Used truck dealers may refer you to commercial lending institutions. These finance companies are not necessarily affiliated with truck manufacturers, but certain ones cater to the trucking industry.

Step 5: Understanding the golden equation

Think of your day-to-day operations with this equation:

Revenue per mile – Cost per mile = Gross revenue – Taxes = Net profit

Lower your variable costs as much as possible so your business can turn in a profit. There are several ways you can go about doing this:

1. Find the quickest and shortest route

A faster or shorter route can help minimize fuel consumption.

2. Check your vehicle’s health frequently to avoid severe maintenance issues

Address your vehicle’s maintenance problems as soon as you get wind of them. In theory, this would help reduce costs before the issue gets worse.

3. Reduce vehicle idling

When a truck idles for an hour it consumes about a gallon of fuel. Be mindful of when the engine is turned on and for how long. There are also ways to track this with KeepTruckin’s Vehicle Gateway.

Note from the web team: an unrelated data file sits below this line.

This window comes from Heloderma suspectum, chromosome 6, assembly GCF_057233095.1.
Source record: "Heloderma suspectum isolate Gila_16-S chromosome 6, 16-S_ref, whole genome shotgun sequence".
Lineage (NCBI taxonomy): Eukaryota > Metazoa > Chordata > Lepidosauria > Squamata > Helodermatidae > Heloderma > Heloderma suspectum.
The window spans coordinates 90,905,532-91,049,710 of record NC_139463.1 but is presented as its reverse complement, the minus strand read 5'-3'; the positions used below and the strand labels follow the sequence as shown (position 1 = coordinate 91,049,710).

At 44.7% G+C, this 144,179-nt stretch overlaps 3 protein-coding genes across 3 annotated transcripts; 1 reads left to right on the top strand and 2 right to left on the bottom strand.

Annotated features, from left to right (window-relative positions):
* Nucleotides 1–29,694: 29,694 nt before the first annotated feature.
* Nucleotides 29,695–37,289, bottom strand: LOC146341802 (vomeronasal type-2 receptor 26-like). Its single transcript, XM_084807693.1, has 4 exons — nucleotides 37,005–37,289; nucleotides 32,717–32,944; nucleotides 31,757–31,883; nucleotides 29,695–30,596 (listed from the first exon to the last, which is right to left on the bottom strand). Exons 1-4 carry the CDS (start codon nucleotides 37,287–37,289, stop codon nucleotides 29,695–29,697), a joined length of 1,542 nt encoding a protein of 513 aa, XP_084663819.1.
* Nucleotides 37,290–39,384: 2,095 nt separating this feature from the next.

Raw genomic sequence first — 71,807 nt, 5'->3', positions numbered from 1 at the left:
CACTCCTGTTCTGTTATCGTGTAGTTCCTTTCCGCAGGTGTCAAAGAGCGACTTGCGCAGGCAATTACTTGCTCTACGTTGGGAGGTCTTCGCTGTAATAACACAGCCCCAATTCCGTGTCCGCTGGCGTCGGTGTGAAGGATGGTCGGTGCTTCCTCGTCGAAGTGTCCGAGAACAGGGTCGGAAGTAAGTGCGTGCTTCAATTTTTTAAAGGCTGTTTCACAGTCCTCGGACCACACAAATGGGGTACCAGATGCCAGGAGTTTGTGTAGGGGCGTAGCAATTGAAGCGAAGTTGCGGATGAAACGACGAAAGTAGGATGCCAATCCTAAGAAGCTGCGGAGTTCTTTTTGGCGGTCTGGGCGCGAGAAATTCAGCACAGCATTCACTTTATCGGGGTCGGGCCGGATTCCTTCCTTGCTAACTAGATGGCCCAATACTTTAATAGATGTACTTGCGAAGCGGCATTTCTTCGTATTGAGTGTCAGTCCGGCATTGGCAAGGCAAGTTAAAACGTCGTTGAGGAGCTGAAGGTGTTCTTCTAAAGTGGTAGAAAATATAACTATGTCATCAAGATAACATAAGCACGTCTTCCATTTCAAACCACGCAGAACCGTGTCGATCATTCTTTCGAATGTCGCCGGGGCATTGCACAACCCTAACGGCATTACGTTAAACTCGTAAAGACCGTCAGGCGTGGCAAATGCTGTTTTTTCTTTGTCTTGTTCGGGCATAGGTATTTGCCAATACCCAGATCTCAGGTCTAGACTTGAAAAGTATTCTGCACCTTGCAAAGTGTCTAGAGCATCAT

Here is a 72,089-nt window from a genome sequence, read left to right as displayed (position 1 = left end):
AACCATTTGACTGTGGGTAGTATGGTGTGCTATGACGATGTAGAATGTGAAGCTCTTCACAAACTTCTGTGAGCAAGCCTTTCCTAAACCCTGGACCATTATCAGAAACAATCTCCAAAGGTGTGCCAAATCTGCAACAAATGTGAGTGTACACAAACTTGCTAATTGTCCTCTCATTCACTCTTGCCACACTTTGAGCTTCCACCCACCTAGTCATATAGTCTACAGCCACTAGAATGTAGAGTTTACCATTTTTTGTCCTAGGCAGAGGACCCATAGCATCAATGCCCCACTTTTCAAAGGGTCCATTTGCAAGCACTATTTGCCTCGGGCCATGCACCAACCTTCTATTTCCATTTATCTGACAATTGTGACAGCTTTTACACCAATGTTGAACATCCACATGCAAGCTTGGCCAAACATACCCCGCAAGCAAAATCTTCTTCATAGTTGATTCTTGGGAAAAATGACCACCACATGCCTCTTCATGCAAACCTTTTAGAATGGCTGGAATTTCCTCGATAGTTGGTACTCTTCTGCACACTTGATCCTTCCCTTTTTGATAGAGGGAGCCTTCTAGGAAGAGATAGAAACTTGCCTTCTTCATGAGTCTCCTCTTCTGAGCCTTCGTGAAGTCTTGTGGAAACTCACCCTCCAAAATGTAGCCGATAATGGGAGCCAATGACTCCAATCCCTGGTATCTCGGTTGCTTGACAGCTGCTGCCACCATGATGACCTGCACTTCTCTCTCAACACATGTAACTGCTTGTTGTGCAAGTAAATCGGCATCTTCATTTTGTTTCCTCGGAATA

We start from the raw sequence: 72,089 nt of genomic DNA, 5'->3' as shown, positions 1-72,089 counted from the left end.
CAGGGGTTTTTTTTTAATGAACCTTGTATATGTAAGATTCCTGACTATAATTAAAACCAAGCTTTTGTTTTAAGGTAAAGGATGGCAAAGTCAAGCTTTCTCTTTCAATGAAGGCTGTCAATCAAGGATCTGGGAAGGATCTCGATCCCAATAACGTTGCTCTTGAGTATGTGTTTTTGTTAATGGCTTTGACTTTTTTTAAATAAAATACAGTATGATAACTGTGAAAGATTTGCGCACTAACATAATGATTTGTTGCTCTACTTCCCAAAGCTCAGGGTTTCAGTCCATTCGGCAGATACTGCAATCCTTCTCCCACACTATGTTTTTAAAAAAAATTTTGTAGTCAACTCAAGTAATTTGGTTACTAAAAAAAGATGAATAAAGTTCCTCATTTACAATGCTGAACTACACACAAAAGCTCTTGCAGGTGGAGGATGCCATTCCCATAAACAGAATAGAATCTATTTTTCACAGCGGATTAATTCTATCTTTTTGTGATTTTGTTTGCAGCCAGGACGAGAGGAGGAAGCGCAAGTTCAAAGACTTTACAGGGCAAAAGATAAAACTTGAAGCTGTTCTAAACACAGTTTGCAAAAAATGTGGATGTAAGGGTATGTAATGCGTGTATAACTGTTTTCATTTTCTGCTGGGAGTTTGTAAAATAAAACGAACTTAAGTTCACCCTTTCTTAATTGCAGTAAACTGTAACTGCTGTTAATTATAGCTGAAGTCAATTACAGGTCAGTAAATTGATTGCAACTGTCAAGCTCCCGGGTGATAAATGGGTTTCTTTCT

4. Drive safely and install a dash cam 

Make sure that you are doing your best to avoid possible road accidents. Installing a dash cam can help you prove whether or not you were at fault. It may help to get you exonerated and even lower your insurance premiums.

What’s next?

Owning your own business requires a level of talent and perseverance. Talk to your network of friends and colleagues and ask about their experience and what they find challenging.

Learn more about the business of being an owner-operator:

Disclaimer: All content and information on this website is for informational and educational purposes only, does not constitute financial, business, or legal advice. Although KeepTruckin strives to provide accurate general information, the information presented here is not a substitute for any kind of professional advice, and you should not rely solely on this information. Always consult a professional in the area for your particular needs and circumstances prior to making any professional, legal, business and financial or tax-related decisions.

Some of the links contained within this site will let you leave the KeepTruckin website. The linked sites are not under the control of KeepTruckin, nor is KeepTruckin responsible for the contents of any linked site or any link contained in a linked site. These links are provided to you only as a convenience, and the inclusion of any link does not imply endorsement of the site or affiliation.

Author


KeepTruckin

KeepTruckin is on a mission to connect the world's trucks. With the leading ELD and fleet management platform, we are bringing the trucking industry online and fundamentally changing the way freight is moved on our roads.


See Pricing